After a year abroad I arrived back to Australia and finalised my degree cross-institutionally at Charles Darwin University. Here I was at a Bible Study in my family’s home and one of the women who attended worked for the Living Archive of Aboriginal Languages.

I asked about the project: this project is archiving the narratives from the 25 (of originally 250) remaining languages left in Australian indigenous culture. I was invited to partake in the research for this project and liken it to the Gutenberg Bible – albeit online and easily accessible through Google.

When I finished my degree, a local school, MacKillop Catholic College, invited me to teach Drama, English and Religious Studies. They were one of the newest Catholic schools in Australia and I had the privilege of developing and launching their Drama department.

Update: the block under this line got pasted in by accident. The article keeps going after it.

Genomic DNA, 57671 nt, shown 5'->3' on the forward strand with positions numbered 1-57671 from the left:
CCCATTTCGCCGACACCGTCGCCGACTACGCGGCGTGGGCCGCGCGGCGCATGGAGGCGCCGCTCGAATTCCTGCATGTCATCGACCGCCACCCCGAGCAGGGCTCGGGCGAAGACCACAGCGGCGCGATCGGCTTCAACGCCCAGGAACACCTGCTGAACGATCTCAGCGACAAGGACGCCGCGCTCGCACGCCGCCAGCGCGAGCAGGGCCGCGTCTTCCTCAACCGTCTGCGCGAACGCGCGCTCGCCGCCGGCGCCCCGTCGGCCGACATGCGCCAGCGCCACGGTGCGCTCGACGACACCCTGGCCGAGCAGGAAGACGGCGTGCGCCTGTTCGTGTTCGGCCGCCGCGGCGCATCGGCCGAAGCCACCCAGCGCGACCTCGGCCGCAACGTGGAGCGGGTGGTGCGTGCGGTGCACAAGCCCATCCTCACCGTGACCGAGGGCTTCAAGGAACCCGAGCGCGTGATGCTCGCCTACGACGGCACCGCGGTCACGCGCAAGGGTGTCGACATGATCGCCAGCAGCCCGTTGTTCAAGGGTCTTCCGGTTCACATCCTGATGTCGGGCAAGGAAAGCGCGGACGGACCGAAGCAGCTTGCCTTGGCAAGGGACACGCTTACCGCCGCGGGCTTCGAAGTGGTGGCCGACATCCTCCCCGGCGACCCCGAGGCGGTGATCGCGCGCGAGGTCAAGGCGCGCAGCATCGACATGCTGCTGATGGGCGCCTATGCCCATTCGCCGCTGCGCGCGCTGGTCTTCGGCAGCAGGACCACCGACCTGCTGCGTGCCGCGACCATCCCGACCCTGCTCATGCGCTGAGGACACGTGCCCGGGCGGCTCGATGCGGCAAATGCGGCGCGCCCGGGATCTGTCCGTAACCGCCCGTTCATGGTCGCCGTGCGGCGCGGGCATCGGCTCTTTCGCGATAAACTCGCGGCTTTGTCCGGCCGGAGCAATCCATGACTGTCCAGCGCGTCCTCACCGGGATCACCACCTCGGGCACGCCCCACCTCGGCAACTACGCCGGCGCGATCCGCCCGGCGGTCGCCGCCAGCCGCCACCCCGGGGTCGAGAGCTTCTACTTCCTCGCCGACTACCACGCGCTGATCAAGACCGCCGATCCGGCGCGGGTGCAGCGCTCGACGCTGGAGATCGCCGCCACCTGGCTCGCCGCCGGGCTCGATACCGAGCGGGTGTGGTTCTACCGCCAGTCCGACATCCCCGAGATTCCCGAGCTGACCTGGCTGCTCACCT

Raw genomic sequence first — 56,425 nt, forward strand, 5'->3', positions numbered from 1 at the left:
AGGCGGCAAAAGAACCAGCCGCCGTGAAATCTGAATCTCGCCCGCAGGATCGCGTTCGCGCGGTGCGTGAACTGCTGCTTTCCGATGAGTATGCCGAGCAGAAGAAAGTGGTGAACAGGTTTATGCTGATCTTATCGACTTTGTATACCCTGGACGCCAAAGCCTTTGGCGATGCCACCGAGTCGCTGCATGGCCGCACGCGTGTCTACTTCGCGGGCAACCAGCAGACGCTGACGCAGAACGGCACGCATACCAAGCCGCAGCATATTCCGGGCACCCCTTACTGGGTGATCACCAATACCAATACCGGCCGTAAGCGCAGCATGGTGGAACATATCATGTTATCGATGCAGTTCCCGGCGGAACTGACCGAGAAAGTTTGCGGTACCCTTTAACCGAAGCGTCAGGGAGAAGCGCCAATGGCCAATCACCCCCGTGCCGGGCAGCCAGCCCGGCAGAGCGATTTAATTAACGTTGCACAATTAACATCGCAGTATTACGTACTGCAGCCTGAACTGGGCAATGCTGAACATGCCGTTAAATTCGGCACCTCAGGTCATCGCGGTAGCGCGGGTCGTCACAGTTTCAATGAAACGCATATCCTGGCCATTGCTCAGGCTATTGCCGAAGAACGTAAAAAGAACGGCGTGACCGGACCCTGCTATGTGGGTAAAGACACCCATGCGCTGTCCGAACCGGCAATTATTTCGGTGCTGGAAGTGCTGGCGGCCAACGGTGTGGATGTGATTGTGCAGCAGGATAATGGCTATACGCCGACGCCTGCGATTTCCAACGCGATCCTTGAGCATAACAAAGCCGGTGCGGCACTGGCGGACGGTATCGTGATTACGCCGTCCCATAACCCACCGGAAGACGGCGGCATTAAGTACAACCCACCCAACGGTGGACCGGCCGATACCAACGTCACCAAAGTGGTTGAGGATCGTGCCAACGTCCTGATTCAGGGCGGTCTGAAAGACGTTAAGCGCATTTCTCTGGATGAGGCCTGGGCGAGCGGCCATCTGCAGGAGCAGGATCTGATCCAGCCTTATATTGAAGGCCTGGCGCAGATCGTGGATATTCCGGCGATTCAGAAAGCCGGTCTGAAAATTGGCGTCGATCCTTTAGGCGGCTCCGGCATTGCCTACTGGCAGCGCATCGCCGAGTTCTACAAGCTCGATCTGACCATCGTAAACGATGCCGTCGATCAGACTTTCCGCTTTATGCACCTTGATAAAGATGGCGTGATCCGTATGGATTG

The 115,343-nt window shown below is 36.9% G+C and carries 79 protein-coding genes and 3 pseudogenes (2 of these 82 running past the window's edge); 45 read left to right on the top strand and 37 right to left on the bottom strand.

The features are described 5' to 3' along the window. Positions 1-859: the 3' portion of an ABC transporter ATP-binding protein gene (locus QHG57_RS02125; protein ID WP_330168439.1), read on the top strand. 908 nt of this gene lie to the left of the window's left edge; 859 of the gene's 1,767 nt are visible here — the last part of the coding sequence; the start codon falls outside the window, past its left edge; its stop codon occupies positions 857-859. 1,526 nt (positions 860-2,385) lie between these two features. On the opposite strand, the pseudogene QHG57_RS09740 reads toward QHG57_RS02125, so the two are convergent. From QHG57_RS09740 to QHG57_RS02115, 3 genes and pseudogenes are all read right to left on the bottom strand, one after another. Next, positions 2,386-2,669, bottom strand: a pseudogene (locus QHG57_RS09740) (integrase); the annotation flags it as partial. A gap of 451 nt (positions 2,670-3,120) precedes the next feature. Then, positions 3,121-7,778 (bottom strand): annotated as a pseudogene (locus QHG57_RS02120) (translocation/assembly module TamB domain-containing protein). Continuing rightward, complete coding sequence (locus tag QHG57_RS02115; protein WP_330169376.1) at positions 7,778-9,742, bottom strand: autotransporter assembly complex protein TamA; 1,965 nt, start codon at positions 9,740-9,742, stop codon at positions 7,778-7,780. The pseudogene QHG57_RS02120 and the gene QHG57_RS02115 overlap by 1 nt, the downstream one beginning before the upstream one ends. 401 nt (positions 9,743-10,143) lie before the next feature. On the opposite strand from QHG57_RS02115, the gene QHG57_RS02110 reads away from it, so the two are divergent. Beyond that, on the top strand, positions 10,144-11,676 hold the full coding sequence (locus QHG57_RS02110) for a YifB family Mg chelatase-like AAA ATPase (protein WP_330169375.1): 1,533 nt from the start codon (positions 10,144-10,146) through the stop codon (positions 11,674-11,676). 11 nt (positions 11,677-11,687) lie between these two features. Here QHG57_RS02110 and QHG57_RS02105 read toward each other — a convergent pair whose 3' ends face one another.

The unit and lesson plans that I created for these students were often tailored towards incorporating community. For example I created a unit on the idea that Australia has on refugees and asylum seekers called ‘Go Back to Where you Came From’.

This was particularly relevant in Darwin as many people are resettled in Darwin from the processing centres. I took a study on the belief of students on whether they should allow refugees to be resettled into Australia before and then after the unit.